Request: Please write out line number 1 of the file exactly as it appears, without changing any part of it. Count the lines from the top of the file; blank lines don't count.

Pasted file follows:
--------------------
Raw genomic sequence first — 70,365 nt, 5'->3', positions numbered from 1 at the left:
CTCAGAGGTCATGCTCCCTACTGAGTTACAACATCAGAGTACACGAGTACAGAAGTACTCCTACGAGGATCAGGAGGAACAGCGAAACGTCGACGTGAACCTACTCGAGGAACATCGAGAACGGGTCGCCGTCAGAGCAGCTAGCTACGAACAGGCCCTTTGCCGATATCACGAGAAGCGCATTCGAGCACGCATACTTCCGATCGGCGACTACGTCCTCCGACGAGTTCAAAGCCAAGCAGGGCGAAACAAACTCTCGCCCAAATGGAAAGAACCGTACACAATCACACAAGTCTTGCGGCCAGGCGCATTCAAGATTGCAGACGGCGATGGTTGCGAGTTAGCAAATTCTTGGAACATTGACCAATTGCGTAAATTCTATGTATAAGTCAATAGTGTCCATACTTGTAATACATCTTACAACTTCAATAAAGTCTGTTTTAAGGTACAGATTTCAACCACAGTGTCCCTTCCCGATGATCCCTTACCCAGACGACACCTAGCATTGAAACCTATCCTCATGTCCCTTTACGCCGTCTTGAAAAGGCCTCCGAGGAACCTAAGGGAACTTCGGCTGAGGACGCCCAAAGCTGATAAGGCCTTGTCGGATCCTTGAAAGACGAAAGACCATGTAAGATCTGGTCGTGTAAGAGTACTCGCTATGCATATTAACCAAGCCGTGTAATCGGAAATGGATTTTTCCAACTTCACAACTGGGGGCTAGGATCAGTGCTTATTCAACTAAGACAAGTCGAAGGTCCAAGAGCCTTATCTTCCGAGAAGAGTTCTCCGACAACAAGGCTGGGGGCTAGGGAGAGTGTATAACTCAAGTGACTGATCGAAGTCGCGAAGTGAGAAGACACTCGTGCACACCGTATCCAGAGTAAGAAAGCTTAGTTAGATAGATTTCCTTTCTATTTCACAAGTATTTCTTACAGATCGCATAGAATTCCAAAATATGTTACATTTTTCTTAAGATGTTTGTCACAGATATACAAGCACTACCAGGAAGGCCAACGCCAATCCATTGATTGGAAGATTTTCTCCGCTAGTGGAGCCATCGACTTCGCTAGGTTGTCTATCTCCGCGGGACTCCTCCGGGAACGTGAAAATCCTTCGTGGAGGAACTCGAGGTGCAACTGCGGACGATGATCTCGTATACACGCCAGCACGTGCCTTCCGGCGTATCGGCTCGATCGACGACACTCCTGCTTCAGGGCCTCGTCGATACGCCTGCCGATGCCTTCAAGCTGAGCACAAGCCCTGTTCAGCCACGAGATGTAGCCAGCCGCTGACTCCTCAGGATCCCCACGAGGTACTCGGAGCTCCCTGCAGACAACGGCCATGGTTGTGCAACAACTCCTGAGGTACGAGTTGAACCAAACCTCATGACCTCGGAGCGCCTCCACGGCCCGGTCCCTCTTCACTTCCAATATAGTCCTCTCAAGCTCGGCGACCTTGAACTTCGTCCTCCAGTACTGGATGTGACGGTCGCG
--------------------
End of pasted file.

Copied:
Raw genomic sequence first — 70,365 nt, 5'->3', positions numbered from 1 at the left: